Blockchain is entering the valley of despair phase, and that’s a mistake

Blockchain is entering the valley of despair phase, and that’s a mistake
Source: Danny Crichton via TechCrunch
Date: 22-02-2018 Time: 01:02:42:am

I’ve had a number of conversations with blockchain-focused people over the past few weeks. In some of those conversations — particularly with engineers — there is a palpable excitement and a belief that this technology is going to end up being their life’s work. 

As one blockchain hacker told me this past week, “It’s going to be a multi-decade long battle against the technologies that have been weaponised against us,” referring to the technology of the attentional economy.

On the other hand, I’ve had significantly more morose conversations with investors who are starting to lose faith in blockchain as a medium for investment returns. 

ICOs are still happening, of course, and investors are still clamouring to gain access to the best ones. But there is a remarkable cooling of the excitement thermometer, particularly from investors who were investing for financial returns rather than faith in blockchain as a decentralising force.

I see the past near-universal excitement around blockchain diverging along two arcs. The tinkerers and hackers exploring this technology have never been more enthusiastic, yet some of the financiers and investors exploiting the technology for profit are starting to lose interest and enter the valley of despair. But that’s a mistake because it follows the wrong arc forward.

The excitement around blockchain over the past few years has been intensified by the convergence of these two groups working in parallel. For a disruptive technology, blockchain managed to capture the imagination of investors shockingly early compared to its antecedents.

Take the internet, for instance. The early protocols and packet-switching technology were invented in the 1960s, and email roughly as we know it was developed throughout the 1970s. Yet, it wasn’t until 1995 that commercial websites were even authorised to run on the internet. Three decades passed before entrepreneurs and investors were able to invest in companies built on top of this technology.

Compare that to Bitcoin, which kicked off the modern blockchain movement. The original Satoshi white paper on Bitcoin was released in late 2008. The first run-up in prices happened in mid-2011, then again in late 2013, and then the most recent peak in early December of 2017. So the technology got about three years before it was the focus of intense investment speculation, which really hasn’t abated since.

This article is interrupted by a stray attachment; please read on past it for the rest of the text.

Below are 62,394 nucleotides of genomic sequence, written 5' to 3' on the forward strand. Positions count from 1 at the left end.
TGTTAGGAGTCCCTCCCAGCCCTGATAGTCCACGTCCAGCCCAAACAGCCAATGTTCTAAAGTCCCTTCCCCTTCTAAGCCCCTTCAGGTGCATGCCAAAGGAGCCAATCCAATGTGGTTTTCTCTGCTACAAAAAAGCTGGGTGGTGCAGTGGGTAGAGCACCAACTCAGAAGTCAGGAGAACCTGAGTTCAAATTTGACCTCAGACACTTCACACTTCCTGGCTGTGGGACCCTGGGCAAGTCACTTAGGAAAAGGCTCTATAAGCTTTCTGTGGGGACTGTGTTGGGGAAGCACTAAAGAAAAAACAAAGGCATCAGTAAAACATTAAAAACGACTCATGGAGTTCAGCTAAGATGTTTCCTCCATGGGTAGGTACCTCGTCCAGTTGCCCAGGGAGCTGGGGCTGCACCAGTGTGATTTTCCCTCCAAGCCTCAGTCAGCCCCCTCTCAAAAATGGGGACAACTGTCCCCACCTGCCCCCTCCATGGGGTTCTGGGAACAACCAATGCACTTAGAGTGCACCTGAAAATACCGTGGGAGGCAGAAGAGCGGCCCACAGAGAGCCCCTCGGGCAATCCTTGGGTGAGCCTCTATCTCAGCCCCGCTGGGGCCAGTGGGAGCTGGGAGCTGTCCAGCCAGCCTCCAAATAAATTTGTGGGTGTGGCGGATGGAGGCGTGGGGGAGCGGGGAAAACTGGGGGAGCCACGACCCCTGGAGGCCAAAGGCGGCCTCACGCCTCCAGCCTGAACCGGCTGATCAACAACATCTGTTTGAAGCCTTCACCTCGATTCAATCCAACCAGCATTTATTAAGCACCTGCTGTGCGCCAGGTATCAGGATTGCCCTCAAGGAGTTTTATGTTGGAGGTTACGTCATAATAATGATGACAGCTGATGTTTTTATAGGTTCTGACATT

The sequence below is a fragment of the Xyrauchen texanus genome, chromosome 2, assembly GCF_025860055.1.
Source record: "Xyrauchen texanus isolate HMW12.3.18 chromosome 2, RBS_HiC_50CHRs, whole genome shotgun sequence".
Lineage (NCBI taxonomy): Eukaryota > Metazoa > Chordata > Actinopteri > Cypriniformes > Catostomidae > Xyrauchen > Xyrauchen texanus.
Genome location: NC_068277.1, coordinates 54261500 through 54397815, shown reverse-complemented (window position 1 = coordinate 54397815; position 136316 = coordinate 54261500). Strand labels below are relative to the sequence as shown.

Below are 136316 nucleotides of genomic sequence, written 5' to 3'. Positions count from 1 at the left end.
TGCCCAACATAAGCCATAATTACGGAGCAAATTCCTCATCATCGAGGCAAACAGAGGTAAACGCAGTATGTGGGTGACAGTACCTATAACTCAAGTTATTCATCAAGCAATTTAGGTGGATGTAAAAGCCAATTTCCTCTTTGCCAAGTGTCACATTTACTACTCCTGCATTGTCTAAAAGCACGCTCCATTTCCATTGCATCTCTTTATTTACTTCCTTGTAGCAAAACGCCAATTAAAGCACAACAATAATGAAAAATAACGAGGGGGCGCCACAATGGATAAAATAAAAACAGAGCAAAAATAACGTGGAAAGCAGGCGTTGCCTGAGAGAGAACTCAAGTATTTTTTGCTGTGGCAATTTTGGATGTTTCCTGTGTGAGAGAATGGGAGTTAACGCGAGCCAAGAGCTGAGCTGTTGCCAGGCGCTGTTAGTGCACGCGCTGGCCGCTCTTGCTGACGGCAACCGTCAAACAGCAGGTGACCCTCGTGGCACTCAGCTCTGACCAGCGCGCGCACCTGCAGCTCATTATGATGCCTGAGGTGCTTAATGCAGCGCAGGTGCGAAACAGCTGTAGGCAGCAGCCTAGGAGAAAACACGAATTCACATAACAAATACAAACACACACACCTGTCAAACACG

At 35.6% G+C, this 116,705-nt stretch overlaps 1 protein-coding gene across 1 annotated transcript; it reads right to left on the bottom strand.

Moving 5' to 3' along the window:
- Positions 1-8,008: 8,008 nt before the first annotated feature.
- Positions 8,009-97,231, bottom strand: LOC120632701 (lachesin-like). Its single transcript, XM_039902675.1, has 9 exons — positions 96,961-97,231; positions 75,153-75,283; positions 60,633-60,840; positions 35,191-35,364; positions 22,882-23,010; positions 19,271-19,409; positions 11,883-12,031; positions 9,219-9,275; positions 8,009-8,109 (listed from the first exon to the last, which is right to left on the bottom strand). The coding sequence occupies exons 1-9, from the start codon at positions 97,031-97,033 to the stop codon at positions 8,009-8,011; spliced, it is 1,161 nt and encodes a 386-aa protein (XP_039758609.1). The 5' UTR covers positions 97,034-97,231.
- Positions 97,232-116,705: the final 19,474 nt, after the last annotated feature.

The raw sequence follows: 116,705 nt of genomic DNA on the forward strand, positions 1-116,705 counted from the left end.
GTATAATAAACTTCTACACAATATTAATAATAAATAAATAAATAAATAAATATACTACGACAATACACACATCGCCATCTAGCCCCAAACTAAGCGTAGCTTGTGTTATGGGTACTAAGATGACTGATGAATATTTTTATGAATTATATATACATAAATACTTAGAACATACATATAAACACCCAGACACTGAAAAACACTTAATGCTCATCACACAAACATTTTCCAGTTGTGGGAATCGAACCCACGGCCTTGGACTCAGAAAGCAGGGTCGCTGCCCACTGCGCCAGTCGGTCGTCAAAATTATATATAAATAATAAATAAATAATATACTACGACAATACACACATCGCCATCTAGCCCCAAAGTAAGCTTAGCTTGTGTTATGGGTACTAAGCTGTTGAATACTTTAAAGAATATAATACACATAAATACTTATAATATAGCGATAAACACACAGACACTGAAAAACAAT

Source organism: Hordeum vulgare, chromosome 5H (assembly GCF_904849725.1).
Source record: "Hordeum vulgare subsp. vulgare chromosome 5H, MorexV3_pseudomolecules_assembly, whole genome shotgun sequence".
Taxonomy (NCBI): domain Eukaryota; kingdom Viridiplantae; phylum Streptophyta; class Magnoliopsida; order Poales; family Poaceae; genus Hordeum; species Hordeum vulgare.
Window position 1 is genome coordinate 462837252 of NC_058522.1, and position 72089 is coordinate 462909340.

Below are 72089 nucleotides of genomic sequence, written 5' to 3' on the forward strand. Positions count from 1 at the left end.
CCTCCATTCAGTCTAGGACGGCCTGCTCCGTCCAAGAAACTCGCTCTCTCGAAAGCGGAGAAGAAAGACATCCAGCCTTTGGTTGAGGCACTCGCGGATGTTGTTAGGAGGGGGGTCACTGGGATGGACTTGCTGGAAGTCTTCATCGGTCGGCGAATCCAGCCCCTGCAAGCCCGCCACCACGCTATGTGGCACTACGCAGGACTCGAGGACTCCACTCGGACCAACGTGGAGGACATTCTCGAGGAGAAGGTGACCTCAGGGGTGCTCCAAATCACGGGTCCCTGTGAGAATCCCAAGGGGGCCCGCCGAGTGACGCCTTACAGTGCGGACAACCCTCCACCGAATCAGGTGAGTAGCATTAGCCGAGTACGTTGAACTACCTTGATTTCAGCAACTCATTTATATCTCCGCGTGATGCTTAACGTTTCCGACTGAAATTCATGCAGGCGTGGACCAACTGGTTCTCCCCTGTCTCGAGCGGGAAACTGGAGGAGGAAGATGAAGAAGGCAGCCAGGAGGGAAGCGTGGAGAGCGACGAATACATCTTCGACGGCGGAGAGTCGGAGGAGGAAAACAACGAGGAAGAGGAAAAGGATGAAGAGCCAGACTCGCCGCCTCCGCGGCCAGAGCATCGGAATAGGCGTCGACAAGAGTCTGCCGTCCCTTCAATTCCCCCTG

We can see the difference in the arcs between the hackers and the financiers. The hackers of the internet played with this new technology, expanded its boundaries and functionality, and created new products on top of it for decades, mostly with no sign that any of their work would pay off monetarily.

Today, the legacy of that work lies in the open-source community, which continues to push this technology forward.

The financiers mostly ignored the software internet, instead of funding the hardware infrastructure companies that produced packet-switching devices and other networking equipment. They didn’t show up until what would become the dot-com bubble of the 1990s.

That sequential pattern of technology development was parallelised with blockchain. The hackers continue to tinker and expand the functionality of the technology.

 They are still exploring the possibilities here. The financiers, though, invested far earlier in the technology maturation process, and are suddenly finding out that blockchain is very, very early. No wonder some of them are running away at the first sign that the bubble wasn’t what they thought it might be.

So we begin to enter the valley of despair when the technology loses its charm among a certain type of investor who will complain that they lost their shirt in the market and that the technology is “dead” or whatever other metaphor they will use. You can already sense this in some of the media coverage of the technology, and I fear it is only going to get more intense.

However, it would be an enormous mistake to focus on the investor arc and not centre our attention on the hacker arc. Investors are not the story about blockchain, the engineers are. Engineers are going to keep playing with this technology, and they are the ones who will eventually discover the “killer apps” that ultimately drive the value here. That might happen this year, or it might happen a decade from now. Or longer.

The potential of a disruptive technology like blockchain will take decades to fully understand. You don’t have to be a True Believer to participate in that progress, but you do need insatiable curiosity and an eye on the frontier.

So don’t despair at the valley of despair. Instead, see it as an opportunity to flush out all the speculation (and the speculators themselves) and return the field to the people who are actually going to be building the future rather than just trying to make a quick buck. Those fleeing investors will be back when we need them.

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